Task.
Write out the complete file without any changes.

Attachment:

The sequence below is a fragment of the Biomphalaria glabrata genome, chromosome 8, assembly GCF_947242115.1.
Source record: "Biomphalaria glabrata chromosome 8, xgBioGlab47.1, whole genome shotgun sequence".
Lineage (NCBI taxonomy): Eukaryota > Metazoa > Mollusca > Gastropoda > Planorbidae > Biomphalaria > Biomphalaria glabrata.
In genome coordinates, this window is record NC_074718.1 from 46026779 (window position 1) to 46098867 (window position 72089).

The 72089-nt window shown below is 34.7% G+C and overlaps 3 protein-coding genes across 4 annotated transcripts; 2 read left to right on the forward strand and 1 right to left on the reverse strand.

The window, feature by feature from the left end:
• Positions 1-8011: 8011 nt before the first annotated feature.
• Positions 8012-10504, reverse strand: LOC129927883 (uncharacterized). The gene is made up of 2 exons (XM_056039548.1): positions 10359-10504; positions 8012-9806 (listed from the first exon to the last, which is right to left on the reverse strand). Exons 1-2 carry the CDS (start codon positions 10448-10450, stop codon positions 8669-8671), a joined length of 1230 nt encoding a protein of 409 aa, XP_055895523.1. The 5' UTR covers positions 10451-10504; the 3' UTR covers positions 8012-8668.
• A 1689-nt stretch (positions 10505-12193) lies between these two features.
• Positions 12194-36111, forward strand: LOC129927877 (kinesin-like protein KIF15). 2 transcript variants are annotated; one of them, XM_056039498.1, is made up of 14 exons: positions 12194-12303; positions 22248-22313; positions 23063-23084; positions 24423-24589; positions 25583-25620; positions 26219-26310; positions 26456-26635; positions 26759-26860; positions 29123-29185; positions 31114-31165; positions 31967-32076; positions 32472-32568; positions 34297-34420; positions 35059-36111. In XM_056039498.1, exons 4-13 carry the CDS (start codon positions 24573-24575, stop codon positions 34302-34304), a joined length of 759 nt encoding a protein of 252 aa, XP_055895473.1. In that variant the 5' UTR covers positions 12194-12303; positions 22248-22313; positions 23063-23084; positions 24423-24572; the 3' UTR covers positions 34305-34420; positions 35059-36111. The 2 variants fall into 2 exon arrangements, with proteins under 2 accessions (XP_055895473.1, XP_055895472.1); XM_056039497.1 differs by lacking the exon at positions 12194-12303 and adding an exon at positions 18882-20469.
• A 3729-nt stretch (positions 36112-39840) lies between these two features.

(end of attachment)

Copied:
The sequence below is a fragment of the Biomphalaria glabrata genome, chromosome 8, assembly GCF_947242115.1.
Source record: "Biomphalaria glabrata chromosome 8, xgBioGlab47.1, whole genome shotgun sequence".
Lineage (NCBI taxonomy): Eukaryota > Metazoa > Mollusca > Gastropoda > Planorbidae > Biomphalaria > Biomphalaria glabrata.
In genome coordinates, this window is record NC_074718.1 from 46026779 (window position 1) to 46098867 (window position 72089).

The 72089-nt window shown below is 34.7% G+C and overlaps 3 protein-coding genes across 4 annotated transcripts; 2 read left to right on the forward strand and 1 right to left on the reverse strand.

The window, feature by feature from the left end:
• Positions 1-8011: 8011 nt before the first annotated feature.
• Positions 8012-10504, reverse strand: LOC129927883 (uncharacterized). The gene is made up of 2 exons (XM_056039548.1): positions 10359-10504; positions 8012-9806 (listed from the first exon to the last, which is right to left on the reverse strand). Exons 1-2 carry the CDS (start codon positions 10448-10450, stop codon positions 8669-8671), a joined length of 1230 nt encoding a protein of 409 aa, XP_055895523.1. The 5' UTR covers positions 10451-10504; the 3' UTR covers positions 8012-8668.
• A 1689-nt stretch (positions 10505-12193) lies between these two features.
• Positions 12194-36111, forward strand: LOC129927877 (kinesin-like protein KIF15). 2 transcript variants are annotated; one of them, XM_056039498.1, is made up of 14 exons: positions 12194-12303; positions 22248-22313; positions 23063-23084; positions 24423-24589; positions 25583-25620; positions 26219-26310; positions 26456-26635; positions 26759-26860; positions 29123-29185; positions 31114-31165; positions 31967-32076; positions 32472-32568; positions 34297-34420; positions 35059-36111. In XM_056039498.1, exons 4-13 carry the CDS (start codon positions 24573-24575, stop codon positions 34302-34304), a joined length of 759 nt encoding a protein of 252 aa, XP_055895473.1. In that variant the 5' UTR covers positions 12194-12303; positions 22248-22313; positions 23063-23084; positions 24423-24572; the 3' UTR covers positions 34305-34420; positions 35059-36111. The 2 variants fall into 2 exon arrangements, with proteins under 2 accessions (XP_055895473.1, XP_055895472.1); XM_056039497.1 differs by lacking the exon at positions 12194-12303 and adding an exon at positions 18882-20469.
• A 3729-nt stretch (positions 36112-39840) lies between these two features.